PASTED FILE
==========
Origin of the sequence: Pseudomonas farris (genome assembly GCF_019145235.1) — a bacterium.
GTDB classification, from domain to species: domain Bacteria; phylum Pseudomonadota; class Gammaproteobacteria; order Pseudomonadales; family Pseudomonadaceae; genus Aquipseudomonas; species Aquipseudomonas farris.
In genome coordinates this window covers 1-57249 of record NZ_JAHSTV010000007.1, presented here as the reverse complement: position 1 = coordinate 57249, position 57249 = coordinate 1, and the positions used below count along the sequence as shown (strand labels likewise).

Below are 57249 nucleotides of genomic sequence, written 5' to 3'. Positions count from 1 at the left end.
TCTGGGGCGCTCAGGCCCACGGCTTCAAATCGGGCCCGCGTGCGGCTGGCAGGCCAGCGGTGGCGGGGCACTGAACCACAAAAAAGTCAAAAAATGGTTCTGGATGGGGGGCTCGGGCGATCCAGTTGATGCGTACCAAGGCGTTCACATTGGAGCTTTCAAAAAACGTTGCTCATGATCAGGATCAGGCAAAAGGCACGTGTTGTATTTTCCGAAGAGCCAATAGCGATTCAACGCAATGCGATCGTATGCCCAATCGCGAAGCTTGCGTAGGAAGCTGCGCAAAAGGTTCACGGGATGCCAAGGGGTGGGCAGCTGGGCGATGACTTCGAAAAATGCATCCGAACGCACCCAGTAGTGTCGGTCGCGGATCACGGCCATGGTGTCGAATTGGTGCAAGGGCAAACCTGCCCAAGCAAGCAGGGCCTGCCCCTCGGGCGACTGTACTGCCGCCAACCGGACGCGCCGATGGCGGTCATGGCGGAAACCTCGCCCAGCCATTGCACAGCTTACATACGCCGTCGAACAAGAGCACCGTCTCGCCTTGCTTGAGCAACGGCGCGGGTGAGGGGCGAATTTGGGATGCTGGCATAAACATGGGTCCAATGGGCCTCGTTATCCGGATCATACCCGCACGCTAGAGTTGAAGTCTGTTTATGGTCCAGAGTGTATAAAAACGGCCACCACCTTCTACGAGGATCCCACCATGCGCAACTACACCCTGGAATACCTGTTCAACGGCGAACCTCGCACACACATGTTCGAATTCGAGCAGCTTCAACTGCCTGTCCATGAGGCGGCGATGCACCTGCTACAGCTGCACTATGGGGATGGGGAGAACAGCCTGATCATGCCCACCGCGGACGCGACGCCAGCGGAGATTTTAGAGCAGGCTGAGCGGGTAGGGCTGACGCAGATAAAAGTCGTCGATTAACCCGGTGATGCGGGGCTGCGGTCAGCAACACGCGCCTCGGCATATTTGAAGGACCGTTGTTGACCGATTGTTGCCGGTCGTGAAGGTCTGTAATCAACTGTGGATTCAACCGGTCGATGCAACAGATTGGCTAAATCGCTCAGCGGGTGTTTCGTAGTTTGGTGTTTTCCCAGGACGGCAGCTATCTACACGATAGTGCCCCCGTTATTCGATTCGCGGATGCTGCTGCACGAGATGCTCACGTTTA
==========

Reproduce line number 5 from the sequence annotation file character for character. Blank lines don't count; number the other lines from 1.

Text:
TCTGGGGCGCTCAGGCCCACGGCTTCAAATCGGGCCCGCGTGCGGCTGGCAGGCCAGCGGTGGCGGGGCACTGAACCACAAAAAAGTCAAAAAATGGTTCTGGATGGGGGGCTCGGGCGATCCAGTTGATGCGTACCAAGGCGTTCACATTGGAGCTTTCAAAAAACGTTGCTCATGATCAGGATCAGGCAAAAGGCACGTGTTGTATTTTCCGAAGAGCCAATAGCGATTCAACGCAATGCGATCGTATGCCCAATCGCGAAGCTTGCGTAGGAAGCTGCGCAAAAGGTTCACGGGATGCCAAGGGGTGGGCAGCTGGGCGATGACTTCGAAAAATGCATCCGAACGCACCCAGTAGTGTCGGTCGCGGATCACGGCCATGGTGTCGAATTGGTGCAAGGGCAAACCTGCCCAAGCAAGCAGGGCCTGCCCCTCGGGCGACTGTACTGCCGCCAACCGGACGCGCCGATGGCGGTCATGGCGGAAACCTCGCCCAGCCATTGCACAGCTTACATACGCCGTCGAACAAGAGCACCGTCTCGCCTTGCTTGAGCAACGGCGCGGGTGAGGGGCGAATTTGGGATGCTGGCATAAACATGGGTCCAATGGGCCTCGTTATCCGGATCATACCCGCACGCTAGAGTTGAAGTCTGTTTATGGTCCAGAGTGTATAAAAACGGCCACCACCTTCTACGAGGATCCCACCATGCGCAACTACACCCTGGAATACCTGTTCAACGGCGAACCTCGCACACACATGTTCGAATTCGAGCAGCTTCAACTGCCTGTCCATGAGGCGGCGATGCACCTGCTACAGCTGCACTATGGGGATGGGGAGAACAGCCTGATCATGCCCACCGCGGACGCGACGCCAGCGGAGATTTTAGAGCAGGCTGAGCGGGTAGGGCTGACGCAGATAAAAGTCGTCGATTAACCCGGTGATGCGGGGCTGCGGTCAGCAACACGCGCCTCGGCATATTTGAAGGACCGTTGTTGACCGATTGTTGCCGGTCGTGAAGGTCTGTAATCAACTGTGGATTCAACCGGTCGATGCAACAGATTGGCTAAATCGCTCAGCGGGTGTTTCGTAGTTTGGTGTTTTCCCAGGACGGCAGCTATCTACACGATAGTGCCCCCGTTATTCGATTCGCGGATGCTGCTGCACGAGATGCTCACGTTTA